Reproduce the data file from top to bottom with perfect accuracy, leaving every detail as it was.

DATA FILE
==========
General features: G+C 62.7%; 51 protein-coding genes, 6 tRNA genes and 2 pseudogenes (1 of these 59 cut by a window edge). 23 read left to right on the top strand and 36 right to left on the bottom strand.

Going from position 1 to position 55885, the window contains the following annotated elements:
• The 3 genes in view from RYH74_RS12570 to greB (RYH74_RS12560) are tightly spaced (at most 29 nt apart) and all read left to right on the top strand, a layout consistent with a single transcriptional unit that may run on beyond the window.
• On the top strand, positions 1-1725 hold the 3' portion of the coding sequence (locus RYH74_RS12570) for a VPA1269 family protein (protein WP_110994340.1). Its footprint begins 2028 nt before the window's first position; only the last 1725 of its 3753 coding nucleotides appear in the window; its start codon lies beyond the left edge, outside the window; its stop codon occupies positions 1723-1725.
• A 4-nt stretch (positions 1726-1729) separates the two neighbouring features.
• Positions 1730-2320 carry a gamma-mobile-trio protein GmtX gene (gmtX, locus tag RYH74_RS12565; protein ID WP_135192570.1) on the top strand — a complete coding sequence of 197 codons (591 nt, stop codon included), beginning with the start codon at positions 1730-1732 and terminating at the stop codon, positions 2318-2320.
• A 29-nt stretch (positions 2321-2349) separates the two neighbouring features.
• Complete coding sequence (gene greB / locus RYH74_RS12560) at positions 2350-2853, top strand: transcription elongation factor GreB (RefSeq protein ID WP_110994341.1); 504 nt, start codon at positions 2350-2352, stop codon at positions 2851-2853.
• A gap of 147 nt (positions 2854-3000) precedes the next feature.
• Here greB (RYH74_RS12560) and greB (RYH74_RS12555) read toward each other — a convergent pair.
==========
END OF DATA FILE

General features: G+C 62.7%; 51 protein-coding genes, 6 tRNA genes and 2 pseudogenes (1 of these 59 cut by a window edge). 23 read left to right on the top strand and 36 right to left on the bottom strand.

Going from position 1 to position 55885, the window contains the following annotated elements:
• The 3 genes in view from RYH74_RS12570 to greB (RYH74_RS12560) are tightly spaced (at most 29 nt apart) and all read left to right on the top strand, a layout consistent with a single transcriptional unit that may run on beyond the window.
• On the top strand, positions 1-1725 hold the 3' portion of the coding sequence (locus RYH74_RS12570) for a VPA1269 family protein (protein WP_110994340.1). Its footprint begins 2028 nt before the window's first position; only the last 1725 of its 3753 coding nucleotides appear in the window; its start codon lies beyond the left edge, outside the window; its stop codon occupies positions 1723-1725.
• A 4-nt stretch (positions 1726-1729) separates the two neighbouring features.
• Positions 1730-2320 carry a gamma-mobile-trio protein GmtX gene (gmtX, locus tag RYH74_RS12565; protein ID WP_135192570.1) on the top strand — a complete coding sequence of 197 codons (591 nt, stop codon included), beginning with the start codon at positions 1730-1732 and terminating at the stop codon, positions 2318-2320.
• A 29-nt stretch (positions 2321-2349) separates the two neighbouring features.
• Complete coding sequence (gene greB / locus RYH74_RS12560) at positions 2350-2853, top strand: transcription elongation factor GreB (RefSeq protein ID WP_110994341.1); 504 nt, start codon at positions 2350-2352, stop codon at positions 2851-2853.
• A gap of 147 nt (positions 2854-3000) precedes the next feature.
• Here greB (RYH74_RS12560) and greB (RYH74_RS12555) read toward each other — a convergent pair.